- Alcester Office +44 (0)1789 765522
- Bedford Office +44 (0)1234 400000
- Birmingham, New St. Office +44 (0)121 270 5666
- Birmingham, Newhall St. Office +44 (0)121 703 2606
- Bristol Office +44 (0)1454 275 190
- Cardiff Office +44 (0)29 2240 8700
- Evesham Office +44 (0)1386 425300
- Gatwick Office +44 (0)1293 602890
- Harrow Office +44 (0)20 8907 4366
- Leicester Office +44 (0)116 255 9911
- Leigh Office +44 (0)1942 673311
- Lichfield Office +44 (0)1543 414426
- Luton Office +44 (0)1582 720175
- Northampton Office +44 (0)1604 233 200
- Redditch Office +44 (0)1527 406363
- Solihull Office +44 (0)121 705 2255
- Stopsley Office +44 (0)1582 453 366
- Sutton Coldfield Office +44 (0)121 355 6118
- Tunbridge Wells Office +44 (0)1892 553090
- Walkden Office +44 (0)161 790 1411
- Walsall Office +44 (0)1922 720000
- Warrington Office +44 (0)1925 632267
- Westhoughton Office +44 (0)1942 816515
- Whitefield Office +44 (0)161 796 7920
- Wigan Office +44 (0)1942 244294
EHCP - Post 16 Phase transfer deadline
31 March EHCP deadline for transition to Post-16 placements in September 2023 – We answer frequently asked questions on this deadline, process and appeals.
What is the 31 March deadline?
Local Authorities must issue Final Amended EHCPs for young people who are due to transition to a Post-16 placement in September 2023, by 31 March 2023.
This deadline is important for a number of reasons. It will confirm what placement the young person will attend from September 2023, along with the provision they will receive. This is important as it allows time for transition work to be completed with the young person before the placement starts. It also provides a small window of time to challenge the contents of the EHCP including the placement named, through the First-tier Tribunal (Special Educational Needs and Disability).
What can I do if the Local Authority does not comply with the 31 March deadline?
The 31 March deadline is set out in law, and if a Local Authority does not issue an EHCP by this date they will be in breach of the law. This can be challenged through either a claim for Judicial Review or a complaint to the Local Government and Social Care Ombudsman. You cannot pursue both options and therefore we recommend seeking advice from a specialist SEN solicitor on which of these would be more appropriate in your case.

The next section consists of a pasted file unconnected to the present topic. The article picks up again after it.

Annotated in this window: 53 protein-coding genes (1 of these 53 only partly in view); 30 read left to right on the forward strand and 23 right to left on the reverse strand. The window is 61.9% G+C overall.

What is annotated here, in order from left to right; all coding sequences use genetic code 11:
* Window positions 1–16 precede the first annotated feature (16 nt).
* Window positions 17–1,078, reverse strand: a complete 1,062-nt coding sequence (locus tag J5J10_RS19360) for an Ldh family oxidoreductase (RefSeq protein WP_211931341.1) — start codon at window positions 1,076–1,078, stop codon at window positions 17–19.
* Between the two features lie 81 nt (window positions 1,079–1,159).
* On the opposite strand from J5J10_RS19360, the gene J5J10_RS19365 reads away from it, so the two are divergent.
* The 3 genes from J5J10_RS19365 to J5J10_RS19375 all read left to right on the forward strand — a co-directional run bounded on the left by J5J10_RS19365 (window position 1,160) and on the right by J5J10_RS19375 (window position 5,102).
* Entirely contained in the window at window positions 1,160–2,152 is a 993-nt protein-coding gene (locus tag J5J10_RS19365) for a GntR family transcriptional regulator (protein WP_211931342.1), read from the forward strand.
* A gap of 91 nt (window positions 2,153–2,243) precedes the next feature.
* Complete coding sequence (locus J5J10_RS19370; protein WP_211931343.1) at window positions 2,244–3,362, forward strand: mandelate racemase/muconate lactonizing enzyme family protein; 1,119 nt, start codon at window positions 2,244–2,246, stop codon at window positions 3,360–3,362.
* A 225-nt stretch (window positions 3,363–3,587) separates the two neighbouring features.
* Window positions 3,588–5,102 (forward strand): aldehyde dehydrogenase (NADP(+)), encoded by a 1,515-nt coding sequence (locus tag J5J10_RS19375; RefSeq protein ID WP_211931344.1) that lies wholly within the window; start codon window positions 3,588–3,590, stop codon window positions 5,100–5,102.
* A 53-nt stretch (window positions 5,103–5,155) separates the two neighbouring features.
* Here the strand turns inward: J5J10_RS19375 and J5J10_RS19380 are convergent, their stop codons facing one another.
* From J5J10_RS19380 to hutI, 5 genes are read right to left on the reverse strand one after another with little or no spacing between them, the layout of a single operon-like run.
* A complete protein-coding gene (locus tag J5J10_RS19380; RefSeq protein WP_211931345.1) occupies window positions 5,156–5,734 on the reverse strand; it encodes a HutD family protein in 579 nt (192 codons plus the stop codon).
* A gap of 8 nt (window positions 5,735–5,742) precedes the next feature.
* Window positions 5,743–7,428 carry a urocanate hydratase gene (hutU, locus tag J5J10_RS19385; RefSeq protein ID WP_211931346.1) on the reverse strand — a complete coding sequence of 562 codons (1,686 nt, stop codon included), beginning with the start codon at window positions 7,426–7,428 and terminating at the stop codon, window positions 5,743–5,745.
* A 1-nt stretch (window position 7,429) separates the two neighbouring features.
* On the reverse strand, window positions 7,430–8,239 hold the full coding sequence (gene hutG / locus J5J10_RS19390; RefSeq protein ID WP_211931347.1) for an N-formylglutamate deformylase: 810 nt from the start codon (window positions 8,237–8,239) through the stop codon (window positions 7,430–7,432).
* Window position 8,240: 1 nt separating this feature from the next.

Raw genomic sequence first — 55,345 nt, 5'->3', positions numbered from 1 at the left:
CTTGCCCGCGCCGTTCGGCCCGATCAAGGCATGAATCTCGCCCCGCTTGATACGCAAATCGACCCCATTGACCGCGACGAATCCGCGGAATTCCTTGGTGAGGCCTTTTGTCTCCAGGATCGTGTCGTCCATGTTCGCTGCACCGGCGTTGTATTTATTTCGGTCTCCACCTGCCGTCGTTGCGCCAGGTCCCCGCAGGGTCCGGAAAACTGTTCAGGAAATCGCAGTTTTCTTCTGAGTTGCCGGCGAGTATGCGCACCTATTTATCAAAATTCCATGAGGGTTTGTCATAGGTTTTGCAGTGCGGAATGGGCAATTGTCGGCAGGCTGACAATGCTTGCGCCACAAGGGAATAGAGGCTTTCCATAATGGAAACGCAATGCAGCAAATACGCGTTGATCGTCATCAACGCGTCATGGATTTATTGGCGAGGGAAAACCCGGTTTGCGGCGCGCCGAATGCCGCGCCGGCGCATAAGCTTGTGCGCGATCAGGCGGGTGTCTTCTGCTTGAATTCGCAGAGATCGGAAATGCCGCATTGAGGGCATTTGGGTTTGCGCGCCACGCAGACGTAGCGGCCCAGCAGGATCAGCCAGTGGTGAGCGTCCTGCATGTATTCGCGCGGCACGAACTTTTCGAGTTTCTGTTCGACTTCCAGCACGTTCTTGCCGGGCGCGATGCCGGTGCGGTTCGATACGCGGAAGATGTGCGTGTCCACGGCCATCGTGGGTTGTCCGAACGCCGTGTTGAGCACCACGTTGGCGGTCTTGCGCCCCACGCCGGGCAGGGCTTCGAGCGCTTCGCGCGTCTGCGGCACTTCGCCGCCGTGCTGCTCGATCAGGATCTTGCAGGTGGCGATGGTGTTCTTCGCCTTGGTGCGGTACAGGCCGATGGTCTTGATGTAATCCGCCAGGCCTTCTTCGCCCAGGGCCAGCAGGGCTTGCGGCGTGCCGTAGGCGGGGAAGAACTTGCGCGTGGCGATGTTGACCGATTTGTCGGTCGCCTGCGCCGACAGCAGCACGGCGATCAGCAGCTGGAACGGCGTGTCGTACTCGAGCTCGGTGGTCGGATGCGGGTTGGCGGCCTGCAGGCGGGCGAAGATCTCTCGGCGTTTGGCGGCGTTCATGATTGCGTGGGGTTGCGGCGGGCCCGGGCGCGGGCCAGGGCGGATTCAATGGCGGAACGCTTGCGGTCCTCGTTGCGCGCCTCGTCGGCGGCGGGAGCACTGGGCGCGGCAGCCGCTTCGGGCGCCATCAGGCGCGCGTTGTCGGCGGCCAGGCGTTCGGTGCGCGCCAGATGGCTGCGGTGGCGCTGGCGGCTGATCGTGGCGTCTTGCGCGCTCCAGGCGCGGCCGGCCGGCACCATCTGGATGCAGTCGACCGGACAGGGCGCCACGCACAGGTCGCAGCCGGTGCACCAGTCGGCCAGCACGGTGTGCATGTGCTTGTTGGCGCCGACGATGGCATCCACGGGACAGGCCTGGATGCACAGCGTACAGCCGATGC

From experience we have found that sending the Local Authority a detailed legal letter call a ‘Letter Before Claim’, which is required before you can make a Judicial Review Claim, normally leads to the Local Authority issuing the Final Amended EHCP and quicker than the Local Government and Social Care Ombudsman would consider a complaint.
If the Local Authority does not issue the phase transfer EHCP by 31 March, we strongly recommend you take immediate action regarding this. The delay in receiving the phase transfer EHCP, would delay you obtaining a right of appeal against it, which you may want to use.
How do I challenge the Final [Amended] Plan, if I am not happy with the contents of it/ the placement named?
When the Final Amended EHCP is issued, a right of appeal to the First-tier Tribunal (Special Educational Needs and Disability) is given. For anyone who turns 16 during the academic year 2022/23 the right of appeal will be in the name of the parent. For older young people the right of appeal will be in their name, unless they lack capacity to appeal. Should you be concerned that a young person lacks capacity to appeal we recommend you seek legal advice.
Why should I appeal to the Tribunal?
You can use this to appeal to request amend the description of educational needs, the provision to meet their educational needs and the placement named. The Tribunal can make an Order on these education sections which the Local Authority must comply with.
You can also include the health and social care sections of the EHCP in the appeal, but the Tribunal can only make recommendations for changes to be made, not Orders. From experience, the recommendations are generally complied with and in instances that they are not, we can consider how to challenge this.
With Post-16 appeals it is often advisable to also appeal the health and social care sections too.
Is it true an appeal to the First-tier Tribunal (Special Educational Needs and Disability) will take a long time?
The Tribunal is dealing with a larger number of appeals than they have previously had to and this is impacting on the Tribunal’s ability to list cases for a Hearing quickly. However, they have been prioritising phase transfer appeals and are currently listing them for a Hearing date before the end of the current academic year.
Last year it was not possible for the Tribunal to list all the phase transfer appeals for Hearings before the end of the academic year. The Tribunal does not list cases for Hearings in August so this meant some Hearings were listed for dates from the September onwards. There is no guarantee it will not happen again so with all Post-16 transition appeals, we strongly recommend an appeal is issued promptly, to maximise your chances of trying to have your case heard before September.
Although we strongly recommend you submit a prompt appeal, you should also be aware of what the deadline to appeal is. This requires you to issue your appeal to the Tribunal either, within 2 months of the date of the covering letter to the Final Amended EHCP, or within 1 month of the date of the mediation certificate – whichever of the two dates is the latest.
What help is available?
If you are a parent who has not yet received a Final Amended EHCP for your child’s Post-16 transition, or if you need assistance with an appeal against this, please get in touch with our specialist education law team who can assist.
Call us on: 0333 202 7175 or email email@example.com